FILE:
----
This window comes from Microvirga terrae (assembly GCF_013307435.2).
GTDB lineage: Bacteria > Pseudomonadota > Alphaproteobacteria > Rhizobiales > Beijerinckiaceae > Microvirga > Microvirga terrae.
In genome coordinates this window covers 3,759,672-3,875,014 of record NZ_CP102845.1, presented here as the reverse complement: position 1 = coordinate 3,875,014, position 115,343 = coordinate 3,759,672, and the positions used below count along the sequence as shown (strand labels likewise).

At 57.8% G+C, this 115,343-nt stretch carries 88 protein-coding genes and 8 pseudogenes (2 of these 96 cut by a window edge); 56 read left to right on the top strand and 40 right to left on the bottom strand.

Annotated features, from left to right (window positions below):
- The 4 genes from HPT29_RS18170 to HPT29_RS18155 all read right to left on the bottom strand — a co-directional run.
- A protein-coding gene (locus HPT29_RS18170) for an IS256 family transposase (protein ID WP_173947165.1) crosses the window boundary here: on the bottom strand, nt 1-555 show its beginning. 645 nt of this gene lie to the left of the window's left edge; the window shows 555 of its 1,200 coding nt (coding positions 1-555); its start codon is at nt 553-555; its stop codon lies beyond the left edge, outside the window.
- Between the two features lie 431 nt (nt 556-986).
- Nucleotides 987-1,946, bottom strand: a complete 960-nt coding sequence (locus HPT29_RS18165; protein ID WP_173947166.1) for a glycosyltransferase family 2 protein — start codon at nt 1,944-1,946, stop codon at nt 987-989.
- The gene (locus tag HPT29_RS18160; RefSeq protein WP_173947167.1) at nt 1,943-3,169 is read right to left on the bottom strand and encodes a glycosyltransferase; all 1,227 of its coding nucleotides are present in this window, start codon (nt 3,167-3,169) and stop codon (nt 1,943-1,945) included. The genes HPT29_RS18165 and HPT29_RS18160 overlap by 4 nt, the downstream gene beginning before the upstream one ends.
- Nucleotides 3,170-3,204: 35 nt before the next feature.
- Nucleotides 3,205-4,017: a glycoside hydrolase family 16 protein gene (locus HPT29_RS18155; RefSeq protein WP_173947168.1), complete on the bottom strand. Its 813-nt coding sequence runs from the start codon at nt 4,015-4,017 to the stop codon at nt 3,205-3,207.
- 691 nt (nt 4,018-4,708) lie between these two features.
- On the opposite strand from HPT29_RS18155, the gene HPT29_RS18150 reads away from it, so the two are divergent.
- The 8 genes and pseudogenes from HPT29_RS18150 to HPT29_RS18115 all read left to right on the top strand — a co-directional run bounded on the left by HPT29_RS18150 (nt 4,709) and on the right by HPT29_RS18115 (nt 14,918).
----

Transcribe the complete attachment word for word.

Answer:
This window comes from Microvirga terrae (assembly GCF_013307435.2).
GTDB lineage: Bacteria > Pseudomonadota > Alphaproteobacteria > Rhizobiales > Beijerinckiaceae > Microvirga > Microvirga terrae.
In genome coordinates this window covers 3,759,672-3,875,014 of record NZ_CP102845.1, presented here as the reverse complement: position 1 = coordinate 3,875,014, position 115,343 = coordinate 3,759,672, and the positions used below count along the sequence as shown (strand labels likewise).

At 57.8% G+C, this 115,343-nt stretch carries 88 protein-coding genes and 8 pseudogenes (2 of these 96 cut by a window edge); 56 read left to right on the top strand and 40 right to left on the bottom strand.

Annotated features, from left to right (window positions below):
- The 4 genes from HPT29_RS18170 to HPT29_RS18155 all read right to left on the bottom strand — a co-directional run.
- A protein-coding gene (locus HPT29_RS18170) for an IS256 family transposase (protein ID WP_173947165.1) crosses the window boundary here: on the bottom strand, nt 1-555 show its beginning. 645 nt of this gene lie to the left of the window's left edge; the window shows 555 of its 1,200 coding nt (coding positions 1-555); its start codon is at nt 553-555; its stop codon lies beyond the left edge, outside the window.
- Between the two features lie 431 nt (nt 556-986).
- Nucleotides 987-1,946, bottom strand: a complete 960-nt coding sequence (locus HPT29_RS18165; protein ID WP_173947166.1) for a glycosyltransferase family 2 protein — start codon at nt 1,944-1,946, stop codon at nt 987-989.
- The gene (locus tag HPT29_RS18160; RefSeq protein WP_173947167.1) at nt 1,943-3,169 is read right to left on the bottom strand and encodes a glycosyltransferase; all 1,227 of its coding nucleotides are present in this window, start codon (nt 3,167-3,169) and stop codon (nt 1,943-1,945) included. The genes HPT29_RS18165 and HPT29_RS18160 overlap by 4 nt, the downstream gene beginning before the upstream one ends.
- Nucleotides 3,170-3,204: 35 nt before the next feature.
- Nucleotides 3,205-4,017: a glycoside hydrolase family 16 protein gene (locus HPT29_RS18155; RefSeq protein WP_173947168.1), complete on the bottom strand. Its 813-nt coding sequence runs from the start codon at nt 4,015-4,017 to the stop codon at nt 3,205-3,207.
- 691 nt (nt 4,018-4,708) lie between these two features.
- On the opposite strand from HPT29_RS18155, the gene HPT29_RS18150 reads away from it, so the two are divergent.
- The 8 genes and pseudogenes from HPT29_RS18150 to HPT29_RS18115 all read left to right on the top strand — a co-directional run bounded on the left by HPT29_RS18150 (nt 4,709) and on the right by HPT29_RS18115 (nt 14,918).